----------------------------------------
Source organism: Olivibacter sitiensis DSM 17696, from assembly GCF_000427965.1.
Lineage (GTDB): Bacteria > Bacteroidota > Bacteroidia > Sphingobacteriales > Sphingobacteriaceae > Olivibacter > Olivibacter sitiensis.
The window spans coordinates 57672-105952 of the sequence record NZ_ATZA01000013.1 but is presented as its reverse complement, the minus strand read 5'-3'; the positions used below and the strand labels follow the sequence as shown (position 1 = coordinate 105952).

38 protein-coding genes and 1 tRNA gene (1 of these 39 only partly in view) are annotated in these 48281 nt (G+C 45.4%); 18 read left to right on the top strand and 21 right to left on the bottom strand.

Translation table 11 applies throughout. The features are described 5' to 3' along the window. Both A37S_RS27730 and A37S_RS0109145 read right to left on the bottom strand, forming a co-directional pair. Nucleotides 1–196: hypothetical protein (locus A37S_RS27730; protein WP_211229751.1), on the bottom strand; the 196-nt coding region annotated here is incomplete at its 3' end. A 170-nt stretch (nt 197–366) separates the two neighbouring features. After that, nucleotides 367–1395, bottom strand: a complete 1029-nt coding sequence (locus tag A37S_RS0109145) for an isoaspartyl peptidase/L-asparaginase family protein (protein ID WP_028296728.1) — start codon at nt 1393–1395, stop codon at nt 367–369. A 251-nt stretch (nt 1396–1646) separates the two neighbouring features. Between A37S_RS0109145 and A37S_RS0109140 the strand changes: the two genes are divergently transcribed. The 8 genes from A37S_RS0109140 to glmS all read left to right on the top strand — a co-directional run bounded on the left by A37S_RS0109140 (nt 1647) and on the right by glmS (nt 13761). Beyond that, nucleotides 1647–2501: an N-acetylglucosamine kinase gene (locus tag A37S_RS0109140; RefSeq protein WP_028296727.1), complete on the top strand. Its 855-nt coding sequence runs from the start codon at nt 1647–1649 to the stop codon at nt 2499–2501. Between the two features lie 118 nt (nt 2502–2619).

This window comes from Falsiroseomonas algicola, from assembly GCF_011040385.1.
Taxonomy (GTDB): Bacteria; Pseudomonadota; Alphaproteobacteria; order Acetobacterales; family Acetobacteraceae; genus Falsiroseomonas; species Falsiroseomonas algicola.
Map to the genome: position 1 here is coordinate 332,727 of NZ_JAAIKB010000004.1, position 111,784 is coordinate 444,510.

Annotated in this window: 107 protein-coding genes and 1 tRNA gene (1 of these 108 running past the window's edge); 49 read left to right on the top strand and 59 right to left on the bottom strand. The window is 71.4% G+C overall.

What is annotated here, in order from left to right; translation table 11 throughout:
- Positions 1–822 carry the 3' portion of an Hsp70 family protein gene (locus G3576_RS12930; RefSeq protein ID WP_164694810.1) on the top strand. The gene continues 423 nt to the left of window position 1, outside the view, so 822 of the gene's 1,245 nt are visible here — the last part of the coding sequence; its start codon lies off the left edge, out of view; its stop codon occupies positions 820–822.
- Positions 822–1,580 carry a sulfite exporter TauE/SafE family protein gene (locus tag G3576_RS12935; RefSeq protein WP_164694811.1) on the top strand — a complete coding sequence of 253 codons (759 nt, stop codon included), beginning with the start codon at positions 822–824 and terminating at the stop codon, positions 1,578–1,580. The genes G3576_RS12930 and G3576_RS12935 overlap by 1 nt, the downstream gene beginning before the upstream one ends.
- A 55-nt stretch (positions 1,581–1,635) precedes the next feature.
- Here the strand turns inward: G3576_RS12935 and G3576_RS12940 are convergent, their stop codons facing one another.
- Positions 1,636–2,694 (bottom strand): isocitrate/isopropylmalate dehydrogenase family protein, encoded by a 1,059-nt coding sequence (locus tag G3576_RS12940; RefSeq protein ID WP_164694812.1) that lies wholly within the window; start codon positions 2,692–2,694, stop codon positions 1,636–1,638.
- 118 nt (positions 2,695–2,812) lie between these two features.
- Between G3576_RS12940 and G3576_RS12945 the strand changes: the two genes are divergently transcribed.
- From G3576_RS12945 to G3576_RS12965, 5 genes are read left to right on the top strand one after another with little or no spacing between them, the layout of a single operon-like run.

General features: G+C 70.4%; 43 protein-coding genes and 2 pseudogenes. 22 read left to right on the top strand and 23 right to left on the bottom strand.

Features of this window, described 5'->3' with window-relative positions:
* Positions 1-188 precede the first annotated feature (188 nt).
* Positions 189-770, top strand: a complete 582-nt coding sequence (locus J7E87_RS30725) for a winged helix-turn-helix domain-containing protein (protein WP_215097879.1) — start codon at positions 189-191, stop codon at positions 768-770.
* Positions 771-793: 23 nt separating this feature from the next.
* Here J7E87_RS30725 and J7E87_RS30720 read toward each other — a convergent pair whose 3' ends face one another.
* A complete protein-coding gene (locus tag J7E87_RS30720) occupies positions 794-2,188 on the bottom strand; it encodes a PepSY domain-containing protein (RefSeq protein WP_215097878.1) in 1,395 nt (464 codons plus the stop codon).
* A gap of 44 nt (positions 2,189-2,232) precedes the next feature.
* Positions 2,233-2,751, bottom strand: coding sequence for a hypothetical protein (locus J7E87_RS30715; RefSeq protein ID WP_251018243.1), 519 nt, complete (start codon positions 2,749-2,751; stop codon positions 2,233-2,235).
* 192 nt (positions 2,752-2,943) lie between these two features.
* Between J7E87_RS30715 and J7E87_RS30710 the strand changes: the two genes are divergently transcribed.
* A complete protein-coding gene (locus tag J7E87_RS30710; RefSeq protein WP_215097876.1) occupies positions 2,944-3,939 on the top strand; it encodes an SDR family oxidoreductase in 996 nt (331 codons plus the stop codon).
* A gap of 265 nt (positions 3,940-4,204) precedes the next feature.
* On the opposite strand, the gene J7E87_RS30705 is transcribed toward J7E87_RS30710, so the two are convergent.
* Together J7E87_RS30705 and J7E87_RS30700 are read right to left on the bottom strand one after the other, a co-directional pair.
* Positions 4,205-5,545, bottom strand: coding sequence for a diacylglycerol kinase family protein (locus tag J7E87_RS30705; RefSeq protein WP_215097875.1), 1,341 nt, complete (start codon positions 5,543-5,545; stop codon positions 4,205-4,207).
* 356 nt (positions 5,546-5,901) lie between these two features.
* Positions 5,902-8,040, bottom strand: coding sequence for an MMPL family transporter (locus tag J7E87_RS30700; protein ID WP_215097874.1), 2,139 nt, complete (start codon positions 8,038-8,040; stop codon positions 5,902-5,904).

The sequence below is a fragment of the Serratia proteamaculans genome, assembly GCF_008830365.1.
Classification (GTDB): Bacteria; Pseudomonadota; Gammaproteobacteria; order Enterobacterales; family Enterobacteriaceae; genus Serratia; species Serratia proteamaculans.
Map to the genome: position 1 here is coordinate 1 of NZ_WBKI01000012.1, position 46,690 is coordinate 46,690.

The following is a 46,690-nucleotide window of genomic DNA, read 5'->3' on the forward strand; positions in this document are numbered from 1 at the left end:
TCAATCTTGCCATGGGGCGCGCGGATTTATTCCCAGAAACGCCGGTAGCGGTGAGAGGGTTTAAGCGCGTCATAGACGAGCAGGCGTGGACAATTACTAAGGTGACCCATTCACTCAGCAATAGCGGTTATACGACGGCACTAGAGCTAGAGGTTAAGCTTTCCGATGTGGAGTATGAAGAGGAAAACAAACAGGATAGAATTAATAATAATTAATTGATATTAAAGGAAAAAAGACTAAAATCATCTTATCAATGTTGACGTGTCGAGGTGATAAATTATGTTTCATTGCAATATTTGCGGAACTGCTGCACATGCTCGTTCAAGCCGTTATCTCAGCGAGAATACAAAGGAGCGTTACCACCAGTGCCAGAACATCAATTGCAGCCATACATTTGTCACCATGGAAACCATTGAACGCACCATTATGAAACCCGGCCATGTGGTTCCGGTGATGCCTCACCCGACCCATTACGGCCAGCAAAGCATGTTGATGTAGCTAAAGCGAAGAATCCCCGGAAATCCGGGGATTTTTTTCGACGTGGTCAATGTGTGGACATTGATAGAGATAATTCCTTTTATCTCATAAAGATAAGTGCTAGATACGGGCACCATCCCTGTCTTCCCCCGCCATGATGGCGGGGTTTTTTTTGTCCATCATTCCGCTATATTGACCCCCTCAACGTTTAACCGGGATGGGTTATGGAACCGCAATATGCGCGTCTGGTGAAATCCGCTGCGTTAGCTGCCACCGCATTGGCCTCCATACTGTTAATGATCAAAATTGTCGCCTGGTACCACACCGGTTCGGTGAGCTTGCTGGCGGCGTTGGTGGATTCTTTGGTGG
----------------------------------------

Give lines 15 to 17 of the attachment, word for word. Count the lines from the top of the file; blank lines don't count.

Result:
- Positions 1,636–2,694 (bottom strand): isocitrate/isopropylmalate dehydrogenase family protein, encoded by a 1,059-nt coding sequence (locus tag G3576_RS12940; RefSeq protein ID WP_164694812.1) that lies wholly within the window; start codon positions 2,692–2,694, stop codon positions 1,636–1,638.
- 118 nt (positions 2,695–2,812) lie between these two features.
- Between G3576_RS12940 and G3576_RS12945 the strand changes: the two genes are divergently transcribed.